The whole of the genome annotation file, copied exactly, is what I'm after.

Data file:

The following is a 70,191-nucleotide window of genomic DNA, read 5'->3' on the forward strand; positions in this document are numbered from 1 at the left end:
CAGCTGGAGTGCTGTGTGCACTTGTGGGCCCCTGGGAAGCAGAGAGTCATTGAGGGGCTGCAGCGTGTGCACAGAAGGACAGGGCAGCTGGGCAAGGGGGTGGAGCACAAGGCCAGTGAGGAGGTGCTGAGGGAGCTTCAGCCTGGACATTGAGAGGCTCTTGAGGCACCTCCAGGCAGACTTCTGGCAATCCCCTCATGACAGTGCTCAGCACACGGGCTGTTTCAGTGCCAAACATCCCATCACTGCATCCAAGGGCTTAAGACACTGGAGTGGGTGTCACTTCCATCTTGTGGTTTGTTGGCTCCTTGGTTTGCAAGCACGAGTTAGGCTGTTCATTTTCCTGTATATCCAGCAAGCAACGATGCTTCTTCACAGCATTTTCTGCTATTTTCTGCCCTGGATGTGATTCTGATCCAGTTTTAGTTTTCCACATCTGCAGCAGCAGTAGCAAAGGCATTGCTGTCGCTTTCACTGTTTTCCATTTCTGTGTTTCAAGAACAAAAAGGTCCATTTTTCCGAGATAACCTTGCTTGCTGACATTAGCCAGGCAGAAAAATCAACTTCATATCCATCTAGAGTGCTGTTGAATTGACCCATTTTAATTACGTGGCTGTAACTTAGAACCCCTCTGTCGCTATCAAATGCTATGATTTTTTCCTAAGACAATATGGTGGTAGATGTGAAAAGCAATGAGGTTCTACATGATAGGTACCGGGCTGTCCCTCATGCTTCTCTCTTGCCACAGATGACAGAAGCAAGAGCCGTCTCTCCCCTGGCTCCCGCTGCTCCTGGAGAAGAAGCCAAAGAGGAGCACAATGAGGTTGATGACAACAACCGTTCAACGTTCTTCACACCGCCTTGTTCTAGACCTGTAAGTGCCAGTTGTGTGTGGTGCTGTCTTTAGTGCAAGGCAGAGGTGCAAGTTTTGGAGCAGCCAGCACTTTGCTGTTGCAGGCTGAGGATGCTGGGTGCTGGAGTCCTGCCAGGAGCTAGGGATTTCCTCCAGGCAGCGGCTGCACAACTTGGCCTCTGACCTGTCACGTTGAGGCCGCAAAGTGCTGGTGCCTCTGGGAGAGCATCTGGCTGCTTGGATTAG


The following is a 70,191-nucleotide window of genomic DNA, read 5'->3' on the forward strand; positions in this document are numbered from 1 at the left end:
CAGCTGGAGTGCTGTGTGCACTTGTGGGCCCCTGGGAAGCAGAGAGTCATTGAGGGGCTGCAGCGTGTGCACAGAAGGACAGGGCAGCTGGGCAAGGGGGTGGAGCACAAGGCCAGTGAGGAGGTGCTGAGGGAGCTTCAGCCTGGACATTGAGAGGCTCTTGAGGCACCTCCAGGCAGACTTCTGGCAATCCCCTCATGACAGTGCTCAGCACACGGGCTGTTTCAGTGCCAAACATCCCATCACTGCATCCAAGGGCTTAAGACACTGGAGTGGGTGTCACTTCCATCTTGTGGTTTGTTGGCTCCTTGGTTTGCAAGCACGAGTTAGGCTGTTCATTTTCCTGTATATCCAGCAAGCAACGATGCTTCTTCACAGCATTTTCTGCTATTTTCTGCCCTGGATGTGATTCTGATCCAGTTTTAGTTTTCCACATCTGCAGCAGCAGTAGCAAAGGCATTGCTGTCGCTTTCACTGTTTTCCATTTCTGTGTTTCAAGAACAAAAAGGTCCATTTTTCCGAGATAACCTTGCTTGCTGACATTAGCCAGGCAGAAAAATCAACTTCATATCCATCTAGAGTGCTGTTGAATTGACCCATTTTAATTACGTGGCTGTAACTTAGAACCCCTCTGTCGCTATCAAATGCTATGATTTTTTCCTAAGACAATATGGTGGTAGATGTGAAAAGCAATGAGGTTCTACATGATAGGTACCGGGCTGTCCCTCATGCTTCTCTCTTGCCACAGATGACAGAAGCAAGAGCCGTCTCTCCCCTGGCTCCCGCTGCTCCTGGAGAAGAAGCCAAAGAGGAGCACAATGAGGTTGATGACAACAACCGTTCAACGTTCTTCACACCGCCTTGTTCTAGACCTGTAAGTGCCAGTTGTGTGTGGTGCTGTCTTTAGTGCAAGGCAGAGGTGCAAGTTTTGGAGCAGCCAGCACTTTGCTGTTGCAGGCTGAGGATGCTGGGTGCTGGAGTCCTGCCAGGAGCTAGGGATTTCCTCCAGGCAGCGGCTGCACAACTTGGCCTCTGACCTGTCACGTTGAGGCCGCAAAGTGCTGGTGCCTCTGGGAGAGCATCTGGCTGCTTGGATTAG